Some insurers limit the number of psychological sessions they will fund, so the funding for a course of therapy might sometimes fall short. You might have to fund a number of sessions another way, but if this happens we will  work flexibly with you to make use of phone and consultations to preserve your insurance funding for longer. Skype and telephone consultations are not funded by most insurers but they do present a feasible and easier option to access therapy for many of our patients.



If your insurer will not fund therapy and no other funding is available, we will, with your agreement, help your GP to make a referral to your local NHS psychological service.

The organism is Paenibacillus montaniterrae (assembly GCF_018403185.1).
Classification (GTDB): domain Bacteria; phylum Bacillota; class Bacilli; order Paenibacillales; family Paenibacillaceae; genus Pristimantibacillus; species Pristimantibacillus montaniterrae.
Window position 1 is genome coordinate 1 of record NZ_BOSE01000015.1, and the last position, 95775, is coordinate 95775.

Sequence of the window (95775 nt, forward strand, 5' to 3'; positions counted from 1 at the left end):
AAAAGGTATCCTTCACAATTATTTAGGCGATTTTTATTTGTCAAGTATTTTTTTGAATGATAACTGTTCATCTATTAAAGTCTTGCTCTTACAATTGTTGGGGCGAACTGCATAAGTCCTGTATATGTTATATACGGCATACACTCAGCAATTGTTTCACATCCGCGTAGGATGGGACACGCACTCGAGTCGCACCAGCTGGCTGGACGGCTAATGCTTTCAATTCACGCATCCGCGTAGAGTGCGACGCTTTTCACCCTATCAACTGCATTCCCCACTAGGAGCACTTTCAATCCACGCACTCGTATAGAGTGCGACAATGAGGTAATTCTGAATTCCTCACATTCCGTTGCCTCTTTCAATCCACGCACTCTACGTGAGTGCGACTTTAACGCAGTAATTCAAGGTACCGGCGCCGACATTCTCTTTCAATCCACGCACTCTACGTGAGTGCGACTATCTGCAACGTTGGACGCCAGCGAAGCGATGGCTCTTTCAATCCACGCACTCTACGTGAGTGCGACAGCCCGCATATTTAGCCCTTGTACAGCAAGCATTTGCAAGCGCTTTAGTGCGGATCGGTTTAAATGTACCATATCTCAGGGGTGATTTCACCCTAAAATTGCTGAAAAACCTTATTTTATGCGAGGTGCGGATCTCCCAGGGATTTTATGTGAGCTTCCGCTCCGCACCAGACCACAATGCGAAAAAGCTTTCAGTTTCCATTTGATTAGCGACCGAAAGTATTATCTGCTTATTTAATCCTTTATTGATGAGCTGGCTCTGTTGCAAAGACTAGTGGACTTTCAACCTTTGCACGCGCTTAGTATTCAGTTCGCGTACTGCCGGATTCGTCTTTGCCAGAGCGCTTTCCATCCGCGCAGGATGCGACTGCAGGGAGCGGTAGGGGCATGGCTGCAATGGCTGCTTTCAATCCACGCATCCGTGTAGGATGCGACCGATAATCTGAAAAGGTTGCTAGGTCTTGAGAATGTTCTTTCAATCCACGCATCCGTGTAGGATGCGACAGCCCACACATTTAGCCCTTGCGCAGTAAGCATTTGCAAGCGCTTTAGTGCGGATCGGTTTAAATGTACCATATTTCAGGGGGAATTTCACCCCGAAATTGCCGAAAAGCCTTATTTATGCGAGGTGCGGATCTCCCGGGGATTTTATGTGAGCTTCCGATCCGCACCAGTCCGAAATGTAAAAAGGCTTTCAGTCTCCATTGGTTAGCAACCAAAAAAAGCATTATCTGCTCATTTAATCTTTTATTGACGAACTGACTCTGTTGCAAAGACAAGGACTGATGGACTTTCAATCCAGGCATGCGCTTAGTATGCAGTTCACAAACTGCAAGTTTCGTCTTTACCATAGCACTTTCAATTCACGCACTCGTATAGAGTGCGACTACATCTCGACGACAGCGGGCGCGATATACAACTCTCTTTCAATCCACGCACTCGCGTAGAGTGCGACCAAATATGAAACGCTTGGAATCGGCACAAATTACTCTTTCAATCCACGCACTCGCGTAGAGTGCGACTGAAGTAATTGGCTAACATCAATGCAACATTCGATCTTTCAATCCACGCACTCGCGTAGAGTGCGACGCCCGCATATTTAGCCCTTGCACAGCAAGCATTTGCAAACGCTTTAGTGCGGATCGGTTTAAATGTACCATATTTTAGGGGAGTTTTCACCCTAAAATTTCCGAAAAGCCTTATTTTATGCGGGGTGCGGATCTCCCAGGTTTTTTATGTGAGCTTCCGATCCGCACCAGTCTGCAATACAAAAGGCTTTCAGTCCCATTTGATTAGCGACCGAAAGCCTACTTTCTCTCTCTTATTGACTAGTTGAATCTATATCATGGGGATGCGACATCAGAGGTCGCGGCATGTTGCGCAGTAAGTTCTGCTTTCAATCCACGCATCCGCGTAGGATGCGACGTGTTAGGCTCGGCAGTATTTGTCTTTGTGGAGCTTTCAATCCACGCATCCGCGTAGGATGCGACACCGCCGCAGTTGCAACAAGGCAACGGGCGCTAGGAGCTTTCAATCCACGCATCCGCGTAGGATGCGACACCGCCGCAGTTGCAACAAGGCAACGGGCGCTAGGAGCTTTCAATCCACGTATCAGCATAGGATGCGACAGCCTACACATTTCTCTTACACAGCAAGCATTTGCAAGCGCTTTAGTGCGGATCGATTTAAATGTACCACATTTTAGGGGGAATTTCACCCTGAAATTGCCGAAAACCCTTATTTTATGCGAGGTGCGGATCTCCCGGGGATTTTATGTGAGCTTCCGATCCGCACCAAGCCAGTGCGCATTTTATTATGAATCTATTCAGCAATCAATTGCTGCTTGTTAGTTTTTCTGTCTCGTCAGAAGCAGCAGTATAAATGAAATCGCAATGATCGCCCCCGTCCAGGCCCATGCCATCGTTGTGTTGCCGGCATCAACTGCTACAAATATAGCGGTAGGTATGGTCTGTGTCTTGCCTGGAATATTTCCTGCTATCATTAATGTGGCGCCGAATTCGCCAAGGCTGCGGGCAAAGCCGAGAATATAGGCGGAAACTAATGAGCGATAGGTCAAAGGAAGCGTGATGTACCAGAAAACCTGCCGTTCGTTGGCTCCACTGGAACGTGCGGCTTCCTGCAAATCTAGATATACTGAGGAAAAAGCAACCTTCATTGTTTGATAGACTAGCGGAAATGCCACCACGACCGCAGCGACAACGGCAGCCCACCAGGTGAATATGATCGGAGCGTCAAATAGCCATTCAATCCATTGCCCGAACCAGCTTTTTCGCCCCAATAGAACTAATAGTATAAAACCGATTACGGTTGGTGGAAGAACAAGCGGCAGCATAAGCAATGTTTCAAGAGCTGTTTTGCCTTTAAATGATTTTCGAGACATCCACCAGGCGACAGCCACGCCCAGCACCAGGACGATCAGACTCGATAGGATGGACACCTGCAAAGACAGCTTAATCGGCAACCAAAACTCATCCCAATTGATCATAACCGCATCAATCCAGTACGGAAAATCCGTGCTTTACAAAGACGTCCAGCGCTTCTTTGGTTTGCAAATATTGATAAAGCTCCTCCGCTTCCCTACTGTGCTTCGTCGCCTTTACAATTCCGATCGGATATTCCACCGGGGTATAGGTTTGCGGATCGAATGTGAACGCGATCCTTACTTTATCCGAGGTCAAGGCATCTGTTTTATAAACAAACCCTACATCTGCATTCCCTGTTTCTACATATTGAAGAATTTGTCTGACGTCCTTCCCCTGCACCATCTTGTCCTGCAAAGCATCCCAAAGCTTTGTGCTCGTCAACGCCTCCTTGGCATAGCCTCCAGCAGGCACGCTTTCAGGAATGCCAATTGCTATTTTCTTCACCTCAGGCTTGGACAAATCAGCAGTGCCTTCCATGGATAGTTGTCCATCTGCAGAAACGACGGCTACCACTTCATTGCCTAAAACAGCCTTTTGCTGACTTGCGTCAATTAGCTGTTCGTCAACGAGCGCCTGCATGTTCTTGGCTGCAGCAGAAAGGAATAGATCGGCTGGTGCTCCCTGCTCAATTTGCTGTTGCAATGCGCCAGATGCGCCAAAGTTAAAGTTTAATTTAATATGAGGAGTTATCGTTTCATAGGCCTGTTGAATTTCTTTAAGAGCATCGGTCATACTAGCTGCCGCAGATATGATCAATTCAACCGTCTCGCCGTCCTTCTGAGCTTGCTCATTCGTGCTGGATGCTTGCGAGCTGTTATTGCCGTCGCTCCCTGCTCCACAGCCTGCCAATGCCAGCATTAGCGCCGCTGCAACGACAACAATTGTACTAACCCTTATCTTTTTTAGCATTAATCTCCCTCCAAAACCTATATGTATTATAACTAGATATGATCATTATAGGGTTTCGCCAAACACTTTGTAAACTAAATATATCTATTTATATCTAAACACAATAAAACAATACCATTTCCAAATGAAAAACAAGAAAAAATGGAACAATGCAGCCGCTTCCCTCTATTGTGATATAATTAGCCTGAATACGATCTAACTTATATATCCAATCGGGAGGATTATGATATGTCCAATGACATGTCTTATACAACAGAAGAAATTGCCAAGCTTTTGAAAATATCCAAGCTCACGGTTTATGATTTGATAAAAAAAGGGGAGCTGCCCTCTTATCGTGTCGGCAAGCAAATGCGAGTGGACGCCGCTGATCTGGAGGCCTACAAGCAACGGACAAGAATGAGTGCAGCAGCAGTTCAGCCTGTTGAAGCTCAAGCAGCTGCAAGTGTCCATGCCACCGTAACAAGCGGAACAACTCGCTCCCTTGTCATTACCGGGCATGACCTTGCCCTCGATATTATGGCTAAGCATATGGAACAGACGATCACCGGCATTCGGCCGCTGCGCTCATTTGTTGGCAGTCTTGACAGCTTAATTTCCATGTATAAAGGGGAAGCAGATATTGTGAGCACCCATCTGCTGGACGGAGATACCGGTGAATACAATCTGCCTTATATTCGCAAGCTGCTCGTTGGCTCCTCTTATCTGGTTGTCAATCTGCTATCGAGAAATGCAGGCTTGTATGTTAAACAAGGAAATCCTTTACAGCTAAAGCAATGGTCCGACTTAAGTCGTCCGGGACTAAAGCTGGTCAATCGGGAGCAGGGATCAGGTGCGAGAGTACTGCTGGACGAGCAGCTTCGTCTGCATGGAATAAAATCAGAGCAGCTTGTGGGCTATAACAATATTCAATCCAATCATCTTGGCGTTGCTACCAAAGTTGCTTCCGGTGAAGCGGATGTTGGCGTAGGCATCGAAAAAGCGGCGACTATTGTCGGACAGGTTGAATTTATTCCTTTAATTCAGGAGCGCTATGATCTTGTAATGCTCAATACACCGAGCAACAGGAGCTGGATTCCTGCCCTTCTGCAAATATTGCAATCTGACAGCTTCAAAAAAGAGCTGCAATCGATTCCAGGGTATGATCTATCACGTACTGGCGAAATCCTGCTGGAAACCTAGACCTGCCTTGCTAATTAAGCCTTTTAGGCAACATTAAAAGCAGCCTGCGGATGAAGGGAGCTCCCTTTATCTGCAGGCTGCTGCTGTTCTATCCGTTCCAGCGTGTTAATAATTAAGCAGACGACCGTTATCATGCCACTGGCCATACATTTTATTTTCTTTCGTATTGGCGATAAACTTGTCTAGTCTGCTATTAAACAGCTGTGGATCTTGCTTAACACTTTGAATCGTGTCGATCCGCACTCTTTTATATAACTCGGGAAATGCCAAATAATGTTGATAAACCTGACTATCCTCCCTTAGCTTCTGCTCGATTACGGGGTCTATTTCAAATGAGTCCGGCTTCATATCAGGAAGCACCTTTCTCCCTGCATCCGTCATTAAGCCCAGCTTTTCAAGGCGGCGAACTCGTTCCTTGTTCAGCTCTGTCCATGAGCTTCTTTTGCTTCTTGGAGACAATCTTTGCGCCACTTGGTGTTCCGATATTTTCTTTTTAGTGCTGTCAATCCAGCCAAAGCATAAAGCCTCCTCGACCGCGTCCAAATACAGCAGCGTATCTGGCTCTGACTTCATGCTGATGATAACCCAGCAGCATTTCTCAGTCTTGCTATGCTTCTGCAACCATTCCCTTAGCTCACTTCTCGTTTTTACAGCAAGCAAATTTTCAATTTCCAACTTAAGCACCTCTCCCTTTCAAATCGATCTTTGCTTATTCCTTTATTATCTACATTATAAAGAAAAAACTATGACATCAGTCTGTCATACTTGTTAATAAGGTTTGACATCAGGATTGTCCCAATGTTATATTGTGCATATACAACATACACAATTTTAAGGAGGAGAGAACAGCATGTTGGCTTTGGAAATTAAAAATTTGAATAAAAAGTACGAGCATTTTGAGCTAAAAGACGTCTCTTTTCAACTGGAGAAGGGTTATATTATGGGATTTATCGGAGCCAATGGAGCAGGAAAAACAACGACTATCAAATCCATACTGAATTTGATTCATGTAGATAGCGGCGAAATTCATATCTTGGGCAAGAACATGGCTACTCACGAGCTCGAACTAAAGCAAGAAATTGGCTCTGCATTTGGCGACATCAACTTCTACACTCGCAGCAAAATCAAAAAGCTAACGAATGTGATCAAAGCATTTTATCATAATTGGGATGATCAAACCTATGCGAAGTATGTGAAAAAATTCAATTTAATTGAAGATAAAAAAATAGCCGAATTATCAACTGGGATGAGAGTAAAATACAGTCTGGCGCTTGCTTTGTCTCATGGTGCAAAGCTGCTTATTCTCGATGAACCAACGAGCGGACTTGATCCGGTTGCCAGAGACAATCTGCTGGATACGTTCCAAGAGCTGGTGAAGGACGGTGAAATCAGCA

Will you discuss my treatment and progress with anyone else?


If you want us to discuss your condition with either your family or anyone else then we will need your written permission to do so. In general, no information about you is disclosed or discussed with anyone other than you without your written permission. That includes family members or parents if you are over 18 years old.



We usually update your GP in writing on your treatment and progress, and any medication you may be prescribed. If you don’t want us to share information with your GP (or share only limited information) please let us know. 



The general rule is that we will keep your information absolutely confidential unless we have your permission to talk or write to anyone else about you. There are a few exceptions to this which are detailed in our Confidentiality Agreement which we will ask you to sign when we first meet.



If you're less than entirely happy with any aspects of your care let us know immedicately so we will resolve it.